Harold and Tommie Schachter's lives can be best measured by the love and respect of the generations of family that they left behind. They left a legacy of commitment and devotion that is inspirational and motivating.
Harold Israel Schachter was born in Winnipeg, the son of Reuben and Minnie (nee Weisler) who immigrated from Austria and Romania respectively. He was the youngest brother of Max, Benjamin, and Eugene. Harold's father was a gentle, kind man. His mother was a brilliant, self-educated woman who encouraged academic excellence. Both parents were active in the Jewish community and synagogue life. Harold attended school in Winnipeg until the family moved to Brandon where he finished high school and attended Brandon University. Early on, he distinguished himself as athletic, fun-loving and easy-going - traits that he would exhibit throughout his life.
Harold joined his father and brother, Max, in the family textile business in Brandon, then Neepawa and finally in Winnipeg in 1936. He travelled for the company throughout Western Canada.
Talma did not grow up with the same opportunities as Harold enjoyed. When she was five days old, her father Thomas Kovnats died. He fell victim to the influenza pandemic that swept the world in 1918. Her mother, Gertrude Finkelman and Tom, both born in Winnipeg, had been married barely three years when she was suddenly widowed and left with her 2-year-old son, Sidney, and newborn, Talma. Tom was only thirty-five years old when he passed away. Talma never knew the warm, romantic musician and politically-minded man that was her father.
With the support of her elderly mother and siblings, Gertrude struggled until she married Isaac Polsky, a widower with five young children. The blended family moved to High Prairie, Alberta where the couple ran a general store until Isaac lost his vision. Gertrude managed the business successfully, completely on her own, until it was sold to the Hudson Bay Company.
Although it was difficult to have a Jewish family life in High Prairie, Gertrude managed to observe Shabbat and holidays and ensure that hers was a Jewish home. When Talma was old enough to go to high school, Gertrude sent her to board with a Jewish family in Edmonton. There, she finished high school and worked as a legal secretary.
On one business trip to Edmonton, Harold met Talma who happened to be boarding with his aunt and thus began a long-distance romance. Harold and Talma married in Edmonton on March 24, 1943. Harold nicknamed her "Tommie". She loved that name, and it stuck forever.
Motivated by her own senses of loss and separation, Tommie worked hard to create the family life that she had never known. Because Harold was always on the road, she was often alone with their two daughters, Joan and Carole. Tommie spent her time as a true homemaker - nurturing her family and inspiring her daughters to push aside all barriers to success and acquire the necessary education. Her mother, Gertrude, had taught her long ago the importance of emotional and financial independence for women, and Tommie worked passionately to instill these values in her children. Harold was her constant partner and, together, they taught their daughters that any goal was possible with due diligence. Harold provided the 'joie de vivre' in the family. His spontaneity and sense of adventure were contagious. Nobody could squeeze more minutes out of an hour.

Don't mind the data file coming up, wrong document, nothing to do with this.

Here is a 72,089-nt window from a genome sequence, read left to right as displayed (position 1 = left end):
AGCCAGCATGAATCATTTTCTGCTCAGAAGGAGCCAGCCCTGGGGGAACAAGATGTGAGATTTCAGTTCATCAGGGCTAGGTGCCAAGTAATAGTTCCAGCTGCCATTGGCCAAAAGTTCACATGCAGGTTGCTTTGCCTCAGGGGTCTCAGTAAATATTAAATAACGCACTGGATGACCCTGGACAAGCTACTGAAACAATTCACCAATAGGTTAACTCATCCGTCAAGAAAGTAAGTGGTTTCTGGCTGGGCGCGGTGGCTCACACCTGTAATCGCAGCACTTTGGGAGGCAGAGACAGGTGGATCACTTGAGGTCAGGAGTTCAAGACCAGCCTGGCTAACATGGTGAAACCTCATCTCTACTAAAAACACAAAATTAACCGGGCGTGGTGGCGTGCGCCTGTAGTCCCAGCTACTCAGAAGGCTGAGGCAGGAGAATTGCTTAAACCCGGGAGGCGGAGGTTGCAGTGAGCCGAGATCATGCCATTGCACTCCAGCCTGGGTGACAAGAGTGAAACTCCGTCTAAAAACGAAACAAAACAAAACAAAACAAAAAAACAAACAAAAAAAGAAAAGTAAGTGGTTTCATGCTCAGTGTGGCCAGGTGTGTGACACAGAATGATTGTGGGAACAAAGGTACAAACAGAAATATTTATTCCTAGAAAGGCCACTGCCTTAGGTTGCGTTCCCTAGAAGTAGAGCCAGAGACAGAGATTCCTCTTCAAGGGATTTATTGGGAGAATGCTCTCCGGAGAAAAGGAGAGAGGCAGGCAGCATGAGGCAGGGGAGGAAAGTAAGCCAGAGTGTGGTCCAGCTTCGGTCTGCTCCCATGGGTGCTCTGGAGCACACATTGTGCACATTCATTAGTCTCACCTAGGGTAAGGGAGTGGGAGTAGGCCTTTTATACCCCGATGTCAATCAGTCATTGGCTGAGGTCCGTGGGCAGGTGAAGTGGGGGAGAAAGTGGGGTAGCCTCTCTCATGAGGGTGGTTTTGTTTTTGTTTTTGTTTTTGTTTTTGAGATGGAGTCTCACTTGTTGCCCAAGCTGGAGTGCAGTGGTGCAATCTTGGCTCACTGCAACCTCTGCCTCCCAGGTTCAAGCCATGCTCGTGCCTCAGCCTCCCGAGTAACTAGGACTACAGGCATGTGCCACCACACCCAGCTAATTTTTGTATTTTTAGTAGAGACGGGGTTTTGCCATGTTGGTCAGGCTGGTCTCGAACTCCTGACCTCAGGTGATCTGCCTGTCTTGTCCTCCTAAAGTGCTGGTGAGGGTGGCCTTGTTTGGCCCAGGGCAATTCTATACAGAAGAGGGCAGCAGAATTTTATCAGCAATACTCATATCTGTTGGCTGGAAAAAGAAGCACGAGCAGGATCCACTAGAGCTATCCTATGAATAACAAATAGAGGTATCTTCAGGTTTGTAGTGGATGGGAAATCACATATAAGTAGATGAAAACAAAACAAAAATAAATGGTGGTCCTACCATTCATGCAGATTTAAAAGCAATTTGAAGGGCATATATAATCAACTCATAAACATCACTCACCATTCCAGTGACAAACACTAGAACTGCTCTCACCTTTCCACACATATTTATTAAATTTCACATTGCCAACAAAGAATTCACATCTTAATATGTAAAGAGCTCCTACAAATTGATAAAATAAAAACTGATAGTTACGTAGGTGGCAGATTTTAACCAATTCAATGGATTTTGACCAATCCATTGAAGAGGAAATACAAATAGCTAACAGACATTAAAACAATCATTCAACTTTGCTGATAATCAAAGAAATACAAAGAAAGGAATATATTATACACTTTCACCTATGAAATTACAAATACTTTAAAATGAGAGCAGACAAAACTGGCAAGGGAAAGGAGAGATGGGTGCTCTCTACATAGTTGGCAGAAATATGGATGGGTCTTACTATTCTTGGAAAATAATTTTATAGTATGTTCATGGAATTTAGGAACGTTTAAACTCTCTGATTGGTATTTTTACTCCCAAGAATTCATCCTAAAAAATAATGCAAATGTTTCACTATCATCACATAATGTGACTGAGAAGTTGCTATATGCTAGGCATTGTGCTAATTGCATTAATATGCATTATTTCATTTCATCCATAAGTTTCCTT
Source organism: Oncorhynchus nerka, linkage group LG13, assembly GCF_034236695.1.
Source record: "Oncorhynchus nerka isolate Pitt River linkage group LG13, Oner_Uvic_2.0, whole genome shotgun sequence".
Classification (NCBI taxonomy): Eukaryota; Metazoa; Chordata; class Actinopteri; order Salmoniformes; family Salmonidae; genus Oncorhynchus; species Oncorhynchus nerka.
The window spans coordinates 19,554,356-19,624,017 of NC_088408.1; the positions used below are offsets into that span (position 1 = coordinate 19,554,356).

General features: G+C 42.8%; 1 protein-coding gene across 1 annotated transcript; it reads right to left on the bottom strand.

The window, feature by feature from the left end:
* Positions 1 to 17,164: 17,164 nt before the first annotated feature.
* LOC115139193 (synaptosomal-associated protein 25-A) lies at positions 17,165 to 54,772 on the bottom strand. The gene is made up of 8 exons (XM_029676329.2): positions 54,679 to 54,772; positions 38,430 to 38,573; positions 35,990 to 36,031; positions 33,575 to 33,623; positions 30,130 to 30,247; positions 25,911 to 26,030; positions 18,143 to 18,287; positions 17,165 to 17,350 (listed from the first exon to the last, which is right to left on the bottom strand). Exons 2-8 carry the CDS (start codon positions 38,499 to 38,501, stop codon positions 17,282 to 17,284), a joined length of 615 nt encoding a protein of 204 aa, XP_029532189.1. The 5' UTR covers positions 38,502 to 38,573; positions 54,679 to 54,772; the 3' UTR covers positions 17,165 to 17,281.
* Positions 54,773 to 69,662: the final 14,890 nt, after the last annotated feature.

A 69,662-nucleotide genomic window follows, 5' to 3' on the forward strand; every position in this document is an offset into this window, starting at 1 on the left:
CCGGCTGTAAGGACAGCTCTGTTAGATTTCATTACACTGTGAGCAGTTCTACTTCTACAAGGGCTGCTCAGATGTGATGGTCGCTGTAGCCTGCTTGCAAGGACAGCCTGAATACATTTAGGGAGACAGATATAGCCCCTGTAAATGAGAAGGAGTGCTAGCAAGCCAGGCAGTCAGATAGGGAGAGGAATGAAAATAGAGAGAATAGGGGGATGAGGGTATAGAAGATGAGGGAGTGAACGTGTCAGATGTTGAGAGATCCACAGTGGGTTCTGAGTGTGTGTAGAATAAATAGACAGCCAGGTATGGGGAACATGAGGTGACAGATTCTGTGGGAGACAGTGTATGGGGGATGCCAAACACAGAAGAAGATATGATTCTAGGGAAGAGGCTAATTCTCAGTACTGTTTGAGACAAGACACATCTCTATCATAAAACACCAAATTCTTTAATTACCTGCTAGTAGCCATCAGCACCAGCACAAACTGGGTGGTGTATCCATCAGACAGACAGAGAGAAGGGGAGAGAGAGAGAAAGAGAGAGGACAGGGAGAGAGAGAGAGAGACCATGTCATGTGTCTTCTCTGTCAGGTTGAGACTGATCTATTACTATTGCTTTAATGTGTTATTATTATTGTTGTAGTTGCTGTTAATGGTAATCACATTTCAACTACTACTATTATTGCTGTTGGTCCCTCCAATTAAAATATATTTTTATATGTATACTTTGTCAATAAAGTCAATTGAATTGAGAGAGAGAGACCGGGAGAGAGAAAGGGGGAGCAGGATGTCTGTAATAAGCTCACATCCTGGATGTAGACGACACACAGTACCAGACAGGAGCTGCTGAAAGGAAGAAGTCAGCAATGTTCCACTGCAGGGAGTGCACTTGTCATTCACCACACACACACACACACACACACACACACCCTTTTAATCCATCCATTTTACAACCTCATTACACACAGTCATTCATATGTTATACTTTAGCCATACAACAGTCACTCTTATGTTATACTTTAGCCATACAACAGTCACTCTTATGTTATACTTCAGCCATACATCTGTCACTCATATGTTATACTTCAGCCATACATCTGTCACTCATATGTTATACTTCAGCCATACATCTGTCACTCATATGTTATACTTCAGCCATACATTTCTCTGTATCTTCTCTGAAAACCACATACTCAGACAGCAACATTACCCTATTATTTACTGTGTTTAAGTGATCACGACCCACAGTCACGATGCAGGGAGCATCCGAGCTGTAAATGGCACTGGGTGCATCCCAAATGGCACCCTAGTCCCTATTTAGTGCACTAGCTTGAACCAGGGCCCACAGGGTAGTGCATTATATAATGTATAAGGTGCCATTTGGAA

Tommie and Harold shared a passion for bridge, golf, tennis, family holidays at Falcon Lake, and yearly motor trips. They were inclusive with all their friends and had a wide circle that constantly grew. They cherished all their relationships and maintained them during winter vacations in Florida and California.
In 1970, Harold bought Dunn-rite Food Products. He ran the business for almost 15 years. He retired in 1984, the same year Tommie died at age sixty-five.
Together and separately, Harold and Tommie gave unselfishly to family, friends and community without any expectation of return. They were happiest when they were doing for others. They accepted kindness with humility and gratitude.
Tommie and Harold were first and foremost devoted to family. They always remembered the importance of their Jewish life. They were active in the synagogue, supported the Jewish community and Israel, and they strove to instill that responsibility in their children and grandchildren. Their generosity was not limited to the Jewish community. They raised funds for many organizations.
Harold and Tommie considered their greatest achievement to be the happiness and success of their children and grandchildren. Their love for them had no boundaries, and it was returned in kind. Joan married Jack Rusen and together they have two daughters, Rachel (Aaron Margolis) and Amy (Daniel Samphir). Carole married Ken Medd and together they have a daughter Emily (Joel Kom) and a son, Charlie. Only Harold lived to become a great-grandfather. He adored his great- grandchildren, Nicole Tommie Margolis, Mitchell Matthew Margolis and Coby Lev Samphir. He had a special and unique relationship with each one of them. Harold died in 2006 at age 90. He did not live to see Harry Charles Margolis nor Hayley Rose Samphir who are named for him. Tommie and Harold would have also given anything to share in Emily's happiness when she married Joel Kom in 2010.
Harold and Tommie Schachter inspired their children and grandchildren to laugh, enjoy each day to the fullest and to believe in themselves. They taught generosity, devotion and loyalty by example. They live on through the good deeds and achievements of their family, and they would be fulfilled.